I am glad that Cze Char is still doing well in Singapore. What I mean is that there seems to be no shortage of Cze Char stalls to review. Of course, finding the good ones is the real challenge. The problem with Cze Char stalls is that usually they are not run by chef owners. Instead, it is usually run by a Singaporean who has hired a Malaysian Cze Char Chef to run the kitchen. So the problem with consistency arises when the Cze Cha Chef leaves for greener pastures which usually means that the standard of food will drop. The Cze Char places that have managed to maintain consistency are usually places the owners themselves know how to cook and have kept some of the recipes in a safe so that they it can be quickly transferred to a new chef!
Like most Cze Char places, Sum Kee is owned by a Singaporean with a Malaysian Cze Char chef to helm the kitchen. The good thing is that the Chef has been behind the wok for quite a few years now and so the food has been consistent.
I think most people eat Cze Char because it is comfort food that they grew up with. Stuff that go really well with a plate of steaming white fluffy rice. That usually means that it comes with a tasty, shiok sauce what makes you want to shovel more rice into your mouth and then follow it with something that is crispy and salty for textural contrast.
Sum Kee does their sauces really well. I especially like their sliced fish with bittergourd and chilli black bean sauce. This is a sauce that you can easily make yourself at home and it will be quite tasty. However, the sauce here has just got that X factor, X being the secret ingredient that they have added which gives it that extra dimension which you will spend the rest of the meal trying to figure out. 4.5/5
Another dish with a superb sauce is their Si Ji Dou which is fried with a fragrant sambal chilli that is spiked with umami rich stuff like silverfish, chye poh (preserved radish) and pork lard! This is probably the most memorable Si Ji Dou dish that I have come across so far! 4.5
The steam chicken with ginger sauce is also good. Here, chopped chicken is steamed with a generous mound of chopped ginger and spring onions. It provides a nice contrast from the other sauteed and fried dishes. 4/5
There are two components that make up a dish like Coffee Pork Ribs as with other dishes like Pork Rib King, Marmite Pork Ribs and so on. First you want to see how well they cook the pork. It should be tender and juicy rather than dry and chewy. Sum Kee does theirs very well. I am sure that there is a little bicarb in the marinade but they managed to control it so that it has that bouncy without totally losing the meaty structure of the pork. The sauce was your average coffee sauce which is good but not outstanding. That said, I think it’s worth trying their other pork dishes next time to find their special sauce. 4.25/5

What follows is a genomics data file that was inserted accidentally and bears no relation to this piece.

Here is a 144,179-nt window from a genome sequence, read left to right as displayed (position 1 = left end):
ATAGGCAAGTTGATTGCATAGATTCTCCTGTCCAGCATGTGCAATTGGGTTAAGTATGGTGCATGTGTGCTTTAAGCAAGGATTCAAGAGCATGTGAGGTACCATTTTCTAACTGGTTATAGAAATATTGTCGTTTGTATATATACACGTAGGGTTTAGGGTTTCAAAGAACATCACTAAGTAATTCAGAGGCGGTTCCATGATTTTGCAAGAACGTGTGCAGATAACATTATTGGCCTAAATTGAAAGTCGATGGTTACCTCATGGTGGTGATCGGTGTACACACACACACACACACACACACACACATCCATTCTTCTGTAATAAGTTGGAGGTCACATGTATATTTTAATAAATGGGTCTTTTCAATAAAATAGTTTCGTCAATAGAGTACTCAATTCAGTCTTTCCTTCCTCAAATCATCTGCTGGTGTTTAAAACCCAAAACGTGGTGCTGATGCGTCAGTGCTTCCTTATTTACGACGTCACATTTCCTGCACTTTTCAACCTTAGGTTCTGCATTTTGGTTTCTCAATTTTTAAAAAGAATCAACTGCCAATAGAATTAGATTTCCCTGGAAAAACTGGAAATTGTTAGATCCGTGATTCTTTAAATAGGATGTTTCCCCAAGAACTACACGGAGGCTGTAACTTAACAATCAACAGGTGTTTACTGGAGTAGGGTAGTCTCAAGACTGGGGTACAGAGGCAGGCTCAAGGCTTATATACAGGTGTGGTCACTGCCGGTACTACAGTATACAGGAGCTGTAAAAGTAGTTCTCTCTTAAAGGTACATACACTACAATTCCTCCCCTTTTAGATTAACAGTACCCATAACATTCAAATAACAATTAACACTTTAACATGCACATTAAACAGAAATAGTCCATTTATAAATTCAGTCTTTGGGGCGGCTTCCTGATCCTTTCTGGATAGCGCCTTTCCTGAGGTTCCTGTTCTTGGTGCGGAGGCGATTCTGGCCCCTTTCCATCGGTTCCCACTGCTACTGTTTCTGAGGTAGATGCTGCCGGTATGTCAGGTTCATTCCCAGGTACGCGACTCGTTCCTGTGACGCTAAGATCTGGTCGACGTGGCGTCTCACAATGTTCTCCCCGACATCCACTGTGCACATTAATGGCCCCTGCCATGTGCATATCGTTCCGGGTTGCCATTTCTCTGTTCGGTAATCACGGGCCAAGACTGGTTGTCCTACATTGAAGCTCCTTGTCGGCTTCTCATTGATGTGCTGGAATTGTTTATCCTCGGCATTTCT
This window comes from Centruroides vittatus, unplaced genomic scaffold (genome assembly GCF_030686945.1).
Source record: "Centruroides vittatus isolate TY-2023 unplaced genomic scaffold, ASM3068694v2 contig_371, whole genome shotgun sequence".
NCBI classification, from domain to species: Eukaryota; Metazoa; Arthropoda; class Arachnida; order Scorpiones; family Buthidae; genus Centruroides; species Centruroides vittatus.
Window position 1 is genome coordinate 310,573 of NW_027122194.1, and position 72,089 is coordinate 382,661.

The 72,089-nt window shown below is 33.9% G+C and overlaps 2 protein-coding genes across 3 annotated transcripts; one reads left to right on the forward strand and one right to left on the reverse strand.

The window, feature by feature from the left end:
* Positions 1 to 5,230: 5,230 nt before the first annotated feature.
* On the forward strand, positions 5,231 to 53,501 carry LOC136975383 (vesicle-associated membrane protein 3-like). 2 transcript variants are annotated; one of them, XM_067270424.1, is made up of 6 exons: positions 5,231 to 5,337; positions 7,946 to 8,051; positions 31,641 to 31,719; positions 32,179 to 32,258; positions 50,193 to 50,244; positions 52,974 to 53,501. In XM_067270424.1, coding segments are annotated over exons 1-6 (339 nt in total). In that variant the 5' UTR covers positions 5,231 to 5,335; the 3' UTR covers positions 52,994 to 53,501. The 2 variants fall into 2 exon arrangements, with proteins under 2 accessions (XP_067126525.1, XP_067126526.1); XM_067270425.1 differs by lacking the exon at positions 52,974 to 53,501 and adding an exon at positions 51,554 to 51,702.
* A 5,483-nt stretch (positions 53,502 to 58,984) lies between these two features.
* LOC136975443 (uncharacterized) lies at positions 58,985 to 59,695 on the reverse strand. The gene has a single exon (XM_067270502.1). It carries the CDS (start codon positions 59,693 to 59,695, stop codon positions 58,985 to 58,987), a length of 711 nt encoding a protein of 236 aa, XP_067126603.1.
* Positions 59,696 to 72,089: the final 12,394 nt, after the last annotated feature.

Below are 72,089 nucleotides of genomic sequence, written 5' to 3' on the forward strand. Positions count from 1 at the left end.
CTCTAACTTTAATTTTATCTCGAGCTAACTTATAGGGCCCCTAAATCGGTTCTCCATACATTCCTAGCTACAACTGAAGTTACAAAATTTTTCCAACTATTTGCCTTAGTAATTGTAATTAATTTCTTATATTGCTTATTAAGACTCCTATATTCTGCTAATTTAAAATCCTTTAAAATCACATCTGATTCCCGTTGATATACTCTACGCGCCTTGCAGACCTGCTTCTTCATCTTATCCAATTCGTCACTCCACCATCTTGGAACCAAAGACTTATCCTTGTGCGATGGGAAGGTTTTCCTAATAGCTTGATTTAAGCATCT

The curry fish head here is ok to order if you are really craving for some curry to go with your rice. The curry gravy is good as they grind their rempah themselves. It is the lemak type of gravy without being to Jialat. For the fish, they use the farm Ang Zhor (Red snapper) which is commonly used nowadays. The flesh is cooked perfectly such that it is smooth and tender. To score high marks in my books, the fish has got to be a wild caught Ang Goli or Ang Sai! But for average everyday fish head curry, this is not bad. 4/5
There are a few deep fried dishes at Sum Kee with outlandish names that would really catch your attention. The Bikini Chicken is essentially the stuff that you see young ladies leave behind on their plates at KFC. Yes, it is chicken skin that has been coated in flour and seasoning and fried to a crisp. It has a nicer bite than the more commonly found fried fish skin but not something I would order because of the years of indoctrination from the health promotion board about the ills of eating chicken skin! Otherwise, it doesn’t take a rocket scientist to tell you that it can be quite yummy! 4/5
The other dish that you might want to order just to see what it is all about is the Ultraman Chicken. This is basically pop corn chicken which has been coated with salted egg sauce. Again, you can imagine that it is the kind of dish that goes really well with beer! 4/5
Sum Kee is a comfortable and convenient place to have a good Cze Char meal. It is located at the Yeo’s building which has got that old school, ulu feel without being inaccessible. The parking is free and the food is reasonably priced. They don’t call themselves a seafood place, so don’t expect high end seafood. Apparently they have a special dish here called wallet chicken which is a whole deboned chicken stuffed with glutinous rice. I didn’t manage to eat it as it was sold out. Looks like a return trip is in order!
NB: Lost and Found: Sum Kee started business almost a decade ago at the corner coffee shop at the junction of River Valley Road and Kellock Road. They then moved to Zion Road where they are in the corner coffeeshop facing Zion Road Food Centre before they finally settled at the Yeo’s building a few years ago.